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This week, our focus is on collaboration. We spoke with the founder of the Christine B. Foundation, Matt Dexter, and got his own take on just how powerful and impactful collaboration within cancer care can be.

1) What is your role at The Christine B. Foundation?

I tend to tell others that I have the best job in the world. I am the founder of The Christine B. Foundation, serving as President and Executive Director. In April of 2008, my sister, father, and I lost Christine, my mother and the rock to our family, to stomach cancer. As caregivers through this cancer journey, we wanted to give back to others who have been affected by cancer in Eastern Maine, from knowing first hand how it impacts an entire family. Since inception in late 2014, I have been involved with CBF’s programs and development, and couldn’t be more proud of the countless donors and volunteers alongside me in our mission.

2) How would you define ‘Collaboration’?

In its simplest form, I see collaboration as a group of individuals, with diverse backgrounds and agendas, moving forward a common goal. Much of the time, collaboration is viewed as a linear, controlled, exchange of words with a road map already defined. This rational, hierarchical, structure might appear effective in the short term, but to effectively tackle the complexity of cancer treatment and support in Eastern Maine, there needs to be some stretch to this collaboration. The more diverse a group is the better! But, diversity breeds multiple “right” answers. Flexibility among your peers and the comfort to move forward without needing one solution is important.

3) How have you begun collaborations in the past?

Many of the relationships I have been part of, both personally and professionally, began with a simple face-to-face introduction. Easy as that. A natural conversation is incredibly important as any relationship begins. Over time, I’ve truly acknowledged the importance of being open. As any business, organization, or relationship starts, it is easy to fold inward to protect what is yours. You have devoted your career to this mission, task, or goal, and are fully invested in your personal bubble. But, collaboration requires you to step outside of your inner circle. Being open fosters trust, rapport, and transparency as everyone strives to change lives in the cancer community.

4) What do you look for when creating a collaboration?

It is important to have a sense of who you’d like to work with, why they’d be valuable in this shared goal, and perhaps most importantly, what they would get out of it as well. There are some incredible initiatives going on from Mt. Katahdin all the way down east supporting the cancer community. But, not all are working in parallel. I challenge you to identify 3 businesses, organizations, or individuals you might have a poor or no relationship with, but who has a mission aligned with yours. Inviting those who you might not know, like, or agree with is the very reason collaboration is important in the non-profit environment as we serve our cancer community. Your mission statement is to support your community, it might be time to involve your community in the discussion.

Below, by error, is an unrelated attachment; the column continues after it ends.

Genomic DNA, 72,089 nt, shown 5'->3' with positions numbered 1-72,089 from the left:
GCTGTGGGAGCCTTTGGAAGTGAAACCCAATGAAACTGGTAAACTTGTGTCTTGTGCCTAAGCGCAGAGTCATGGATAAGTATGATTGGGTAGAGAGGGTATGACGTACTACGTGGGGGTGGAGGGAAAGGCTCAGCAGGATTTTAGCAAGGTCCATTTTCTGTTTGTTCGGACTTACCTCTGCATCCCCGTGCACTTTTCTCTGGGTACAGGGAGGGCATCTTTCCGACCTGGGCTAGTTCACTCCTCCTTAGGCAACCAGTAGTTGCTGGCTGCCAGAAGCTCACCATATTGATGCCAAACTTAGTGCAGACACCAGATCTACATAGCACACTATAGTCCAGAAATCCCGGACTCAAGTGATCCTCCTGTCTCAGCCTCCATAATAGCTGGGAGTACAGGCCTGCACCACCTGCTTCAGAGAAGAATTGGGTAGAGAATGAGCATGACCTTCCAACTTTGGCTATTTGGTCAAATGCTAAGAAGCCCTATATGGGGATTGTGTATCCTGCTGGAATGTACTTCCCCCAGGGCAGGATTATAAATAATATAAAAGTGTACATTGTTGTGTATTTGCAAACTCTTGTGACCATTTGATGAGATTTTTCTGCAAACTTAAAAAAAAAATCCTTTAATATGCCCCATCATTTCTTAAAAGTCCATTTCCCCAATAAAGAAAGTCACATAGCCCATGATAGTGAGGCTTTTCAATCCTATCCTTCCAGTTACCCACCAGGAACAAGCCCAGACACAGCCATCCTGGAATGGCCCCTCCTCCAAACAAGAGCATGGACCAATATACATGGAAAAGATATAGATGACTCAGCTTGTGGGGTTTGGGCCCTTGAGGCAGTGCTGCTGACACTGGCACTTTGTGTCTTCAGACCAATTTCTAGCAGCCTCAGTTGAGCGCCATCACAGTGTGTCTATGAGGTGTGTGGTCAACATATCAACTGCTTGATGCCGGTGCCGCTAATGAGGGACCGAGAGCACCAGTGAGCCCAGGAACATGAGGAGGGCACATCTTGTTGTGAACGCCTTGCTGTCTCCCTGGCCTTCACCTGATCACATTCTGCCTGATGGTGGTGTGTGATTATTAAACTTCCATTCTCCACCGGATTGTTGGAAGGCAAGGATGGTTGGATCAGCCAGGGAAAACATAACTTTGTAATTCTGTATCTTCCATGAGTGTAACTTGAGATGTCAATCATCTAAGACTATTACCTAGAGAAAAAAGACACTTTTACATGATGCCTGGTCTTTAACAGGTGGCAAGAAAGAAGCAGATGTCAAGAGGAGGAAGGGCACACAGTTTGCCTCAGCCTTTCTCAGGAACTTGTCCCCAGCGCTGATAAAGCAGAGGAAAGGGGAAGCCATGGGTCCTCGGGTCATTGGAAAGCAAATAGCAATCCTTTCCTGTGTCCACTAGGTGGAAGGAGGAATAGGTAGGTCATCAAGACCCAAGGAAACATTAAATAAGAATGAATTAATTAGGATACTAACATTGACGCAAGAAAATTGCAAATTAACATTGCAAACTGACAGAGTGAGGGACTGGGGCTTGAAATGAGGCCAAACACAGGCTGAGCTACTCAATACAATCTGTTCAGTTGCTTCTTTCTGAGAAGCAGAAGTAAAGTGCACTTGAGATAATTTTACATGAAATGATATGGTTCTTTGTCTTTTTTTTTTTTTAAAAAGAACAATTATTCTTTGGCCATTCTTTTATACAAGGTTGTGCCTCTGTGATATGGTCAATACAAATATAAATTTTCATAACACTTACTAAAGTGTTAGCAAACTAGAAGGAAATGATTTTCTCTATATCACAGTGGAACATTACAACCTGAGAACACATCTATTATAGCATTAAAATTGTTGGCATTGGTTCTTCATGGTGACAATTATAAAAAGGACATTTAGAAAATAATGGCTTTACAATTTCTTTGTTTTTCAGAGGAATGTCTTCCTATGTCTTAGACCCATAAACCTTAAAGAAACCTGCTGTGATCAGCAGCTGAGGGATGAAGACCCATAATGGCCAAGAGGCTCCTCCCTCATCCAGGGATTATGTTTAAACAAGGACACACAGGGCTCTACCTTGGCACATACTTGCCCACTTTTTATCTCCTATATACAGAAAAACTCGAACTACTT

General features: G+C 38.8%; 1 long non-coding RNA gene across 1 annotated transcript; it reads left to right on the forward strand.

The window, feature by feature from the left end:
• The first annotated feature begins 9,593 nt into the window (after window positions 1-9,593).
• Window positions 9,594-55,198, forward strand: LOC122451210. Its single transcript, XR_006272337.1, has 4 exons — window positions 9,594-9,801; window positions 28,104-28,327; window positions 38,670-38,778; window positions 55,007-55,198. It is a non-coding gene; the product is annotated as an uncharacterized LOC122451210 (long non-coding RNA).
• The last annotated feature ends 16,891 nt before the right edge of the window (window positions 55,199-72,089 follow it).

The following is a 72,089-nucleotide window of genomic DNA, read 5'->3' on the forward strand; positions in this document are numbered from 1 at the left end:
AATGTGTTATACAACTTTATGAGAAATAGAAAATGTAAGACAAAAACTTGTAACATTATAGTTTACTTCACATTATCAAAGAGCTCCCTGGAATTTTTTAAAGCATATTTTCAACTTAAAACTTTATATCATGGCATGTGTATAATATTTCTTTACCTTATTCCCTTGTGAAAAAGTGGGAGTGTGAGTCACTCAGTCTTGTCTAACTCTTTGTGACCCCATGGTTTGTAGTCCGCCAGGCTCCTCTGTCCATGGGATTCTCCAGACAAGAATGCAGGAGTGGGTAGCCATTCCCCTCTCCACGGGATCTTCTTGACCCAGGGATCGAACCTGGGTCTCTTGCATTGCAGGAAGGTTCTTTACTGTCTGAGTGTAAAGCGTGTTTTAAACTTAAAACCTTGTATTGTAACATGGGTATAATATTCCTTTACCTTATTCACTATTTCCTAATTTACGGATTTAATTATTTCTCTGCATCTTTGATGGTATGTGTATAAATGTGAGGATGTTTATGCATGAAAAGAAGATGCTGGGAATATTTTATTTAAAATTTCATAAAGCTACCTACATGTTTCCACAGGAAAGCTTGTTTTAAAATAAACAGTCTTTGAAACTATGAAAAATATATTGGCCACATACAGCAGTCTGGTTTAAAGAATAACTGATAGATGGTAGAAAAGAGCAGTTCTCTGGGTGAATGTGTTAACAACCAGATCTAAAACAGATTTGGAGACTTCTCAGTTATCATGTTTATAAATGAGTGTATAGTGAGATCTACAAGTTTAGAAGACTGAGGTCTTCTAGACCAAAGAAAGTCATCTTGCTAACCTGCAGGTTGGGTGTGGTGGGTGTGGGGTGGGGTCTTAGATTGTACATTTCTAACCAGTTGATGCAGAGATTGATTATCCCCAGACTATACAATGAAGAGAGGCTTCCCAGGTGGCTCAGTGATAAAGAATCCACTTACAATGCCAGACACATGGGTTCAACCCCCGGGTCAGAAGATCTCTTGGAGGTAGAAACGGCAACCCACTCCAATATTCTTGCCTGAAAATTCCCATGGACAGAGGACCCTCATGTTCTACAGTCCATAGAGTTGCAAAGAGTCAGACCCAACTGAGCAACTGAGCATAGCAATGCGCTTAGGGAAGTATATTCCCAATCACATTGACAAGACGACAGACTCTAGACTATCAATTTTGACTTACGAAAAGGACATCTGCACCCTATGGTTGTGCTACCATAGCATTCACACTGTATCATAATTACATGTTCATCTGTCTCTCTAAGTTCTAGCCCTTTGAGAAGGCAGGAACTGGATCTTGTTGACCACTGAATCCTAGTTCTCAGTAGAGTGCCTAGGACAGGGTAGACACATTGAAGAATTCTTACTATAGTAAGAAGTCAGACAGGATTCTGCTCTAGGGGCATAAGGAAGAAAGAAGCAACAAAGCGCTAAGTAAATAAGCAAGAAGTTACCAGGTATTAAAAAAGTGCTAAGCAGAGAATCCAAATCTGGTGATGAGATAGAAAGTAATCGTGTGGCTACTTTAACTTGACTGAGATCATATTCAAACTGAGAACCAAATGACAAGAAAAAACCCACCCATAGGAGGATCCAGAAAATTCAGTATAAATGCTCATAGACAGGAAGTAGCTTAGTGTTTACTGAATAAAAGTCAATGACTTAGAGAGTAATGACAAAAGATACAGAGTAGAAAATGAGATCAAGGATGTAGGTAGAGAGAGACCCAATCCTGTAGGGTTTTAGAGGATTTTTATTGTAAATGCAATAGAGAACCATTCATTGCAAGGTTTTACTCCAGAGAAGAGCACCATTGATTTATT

5) How have partnerships and collaborations evolved as the foundation has grown?

No one organization can change the course of cancer. It truly takes organizations across town, region, and state lines to come step outside their personal, day-to-day bubble, and work collectively. I personally adopted this way of thinking early on in CBF’s life. I’ve had the honor of working with some incredible nonprofit, for-profit, governments, and most importantly those with lived experience.

6) What would you suggest to other nonprofits looking to begin a partnership and collaboration with CBF or other organizations?

Be prepared to compromise from the beginning. Make an effort to relate to your current or potential partners, as they all have different affiliations, aspects, and interests. Be okay with smaller tasks. Advancing work starts with experiments and trying things out collectively. Lastly, know your role. Step fully into the effort and situation to not only represent your organization but the people you are serving.

Want to connect with Matt Dexter? Email him at

Post Author: Sarah DeGeorge

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